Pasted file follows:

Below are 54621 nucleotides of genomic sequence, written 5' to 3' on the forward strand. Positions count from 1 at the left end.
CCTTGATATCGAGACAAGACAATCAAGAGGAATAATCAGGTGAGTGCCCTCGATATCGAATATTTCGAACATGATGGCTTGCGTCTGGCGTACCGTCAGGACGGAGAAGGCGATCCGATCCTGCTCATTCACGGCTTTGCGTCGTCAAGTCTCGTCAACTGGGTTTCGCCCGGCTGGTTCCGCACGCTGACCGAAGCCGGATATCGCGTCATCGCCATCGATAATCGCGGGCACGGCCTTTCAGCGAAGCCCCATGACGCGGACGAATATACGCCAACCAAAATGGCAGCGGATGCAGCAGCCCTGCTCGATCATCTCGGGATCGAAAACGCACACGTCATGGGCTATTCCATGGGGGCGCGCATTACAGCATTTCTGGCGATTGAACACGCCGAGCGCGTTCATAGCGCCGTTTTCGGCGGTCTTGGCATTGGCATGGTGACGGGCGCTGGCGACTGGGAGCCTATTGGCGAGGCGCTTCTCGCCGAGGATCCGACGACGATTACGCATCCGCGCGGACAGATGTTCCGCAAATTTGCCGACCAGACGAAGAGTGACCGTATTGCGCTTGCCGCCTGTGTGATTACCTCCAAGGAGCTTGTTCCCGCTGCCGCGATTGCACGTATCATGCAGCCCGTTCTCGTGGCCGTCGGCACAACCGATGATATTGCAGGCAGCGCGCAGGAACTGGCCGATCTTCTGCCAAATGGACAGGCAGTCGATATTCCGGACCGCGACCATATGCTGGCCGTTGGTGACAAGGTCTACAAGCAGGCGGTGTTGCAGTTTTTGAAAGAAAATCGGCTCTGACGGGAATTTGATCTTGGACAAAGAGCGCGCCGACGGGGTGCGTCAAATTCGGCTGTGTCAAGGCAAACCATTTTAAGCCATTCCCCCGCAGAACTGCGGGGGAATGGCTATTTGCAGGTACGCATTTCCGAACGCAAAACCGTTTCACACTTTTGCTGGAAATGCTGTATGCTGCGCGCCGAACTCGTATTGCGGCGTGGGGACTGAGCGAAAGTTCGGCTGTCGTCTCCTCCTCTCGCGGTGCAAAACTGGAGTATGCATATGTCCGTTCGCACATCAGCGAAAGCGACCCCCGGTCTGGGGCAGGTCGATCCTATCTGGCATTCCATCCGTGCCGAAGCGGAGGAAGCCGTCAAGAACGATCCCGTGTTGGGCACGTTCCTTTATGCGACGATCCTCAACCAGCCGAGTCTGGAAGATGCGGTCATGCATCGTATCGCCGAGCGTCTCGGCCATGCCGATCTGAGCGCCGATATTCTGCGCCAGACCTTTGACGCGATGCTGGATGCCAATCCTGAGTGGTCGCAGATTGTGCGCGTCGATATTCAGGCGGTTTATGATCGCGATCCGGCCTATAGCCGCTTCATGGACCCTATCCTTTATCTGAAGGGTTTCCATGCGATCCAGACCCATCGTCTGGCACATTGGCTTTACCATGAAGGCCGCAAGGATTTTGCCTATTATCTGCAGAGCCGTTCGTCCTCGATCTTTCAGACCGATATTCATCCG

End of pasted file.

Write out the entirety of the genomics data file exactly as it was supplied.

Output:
Below are 54621 nucleotides of genomic sequence, written 5' to 3' on the forward strand. Positions count from 1 at the left end.
CCTTGATATCGAGACAAGACAATCAAGAGGAATAATCAGGTGAGTGCCCTCGATATCGAATATTTCGAACATGATGGCTTGCGTCTGGCGTACCGTCAGGACGGAGAAGGCGATCCGATCCTGCTCATTCACGGCTTTGCGTCGTCAAGTCTCGTCAACTGGGTTTCGCCCGGCTGGTTCCGCACGCTGACCGAAGCCGGATATCGCGTCATCGCCATCGATAATCGCGGGCACGGCCTTTCAGCGAAGCCCCATGACGCGGACGAATATACGCCAACCAAAATGGCAGCGGATGCAGCAGCCCTGCTCGATCATCTCGGGATCGAAAACGCACACGTCATGGGCTATTCCATGGGGGCGCGCATTACAGCATTTCTGGCGATTGAACACGCCGAGCGCGTTCATAGCGCCGTTTTCGGCGGTCTTGGCATTGGCATGGTGACGGGCGCTGGCGACTGGGAGCCTATTGGCGAGGCGCTTCTCGCCGAGGATCCGACGACGATTACGCATCCGCGCGGACAGATGTTCCGCAAATTTGCCGACCAGACGAAGAGTGACCGTATTGCGCTTGCCGCCTGTGTGATTACCTCCAAGGAGCTTGTTCCCGCTGCCGCGATTGCACGTATCATGCAGCCCGTTCTCGTGGCCGTCGGCACAACCGATGATATTGCAGGCAGCGCGCAGGAACTGGCCGATCTTCTGCCAAATGGACAGGCAGTCGATATTCCGGACCGCGACCATATGCTGGCCGTTGGTGACAAGGTCTACAAGCAGGCGGTGTTGCAGTTTTTGAAAGAAAATCGGCTCTGACGGGAATTTGATCTTGGACAAAGAGCGCGCCGACGGGGTGCGTCAAATTCGGCTGTGTCAAGGCAAACCATTTTAAGCCATTCCCCCGCAGAACTGCGGGGGAATGGCTATTTGCAGGTACGCATTTCCGAACGCAAAACCGTTTCACACTTTTGCTGGAAATGCTGTATGCTGCGCGCCGAACTCGTATTGCGGCGTGGGGACTGAGCGAAAGTTCGGCTGTCGTCTCCTCCTCTCGCGGTGCAAAACTGGAGTATGCATATGTCCGTTCGCACATCAGCGAAAGCGACCCCCGGTCTGGGGCAGGTCGATCCTATCTGGCATTCCATCCGTGCCGAAGCGGAGGAAGCCGTCAAGAACGATCCCGTGTTGGGCACGTTCCTTTATGCGACGATCCTCAACCAGCCGAGTCTGGAAGATGCGGTCATGCATCGTATCGCCGAGCGTCTCGGCCATGCCGATCTGAGCGCCGATATTCTGCGCCAGACCTTTGACGCGATGCTGGATGCCAATCCTGAGTGGTCGCAGATTGTGCGCGTCGATATTCAGGCGGTTTATGATCGCGATCCGGCCTATAGCCGCTTCATGGACCCTATCCTTTATCTGAAGGGTTTCCATGCGATCCAGACCCATCGTCTGGCACATTGGCTTTACCATGAAGGCCGCAAGGATTTTGCCTATTATCTGCAGAGCCGTTCGTCCTCGATCTTTCAGACCGATATTCATCCG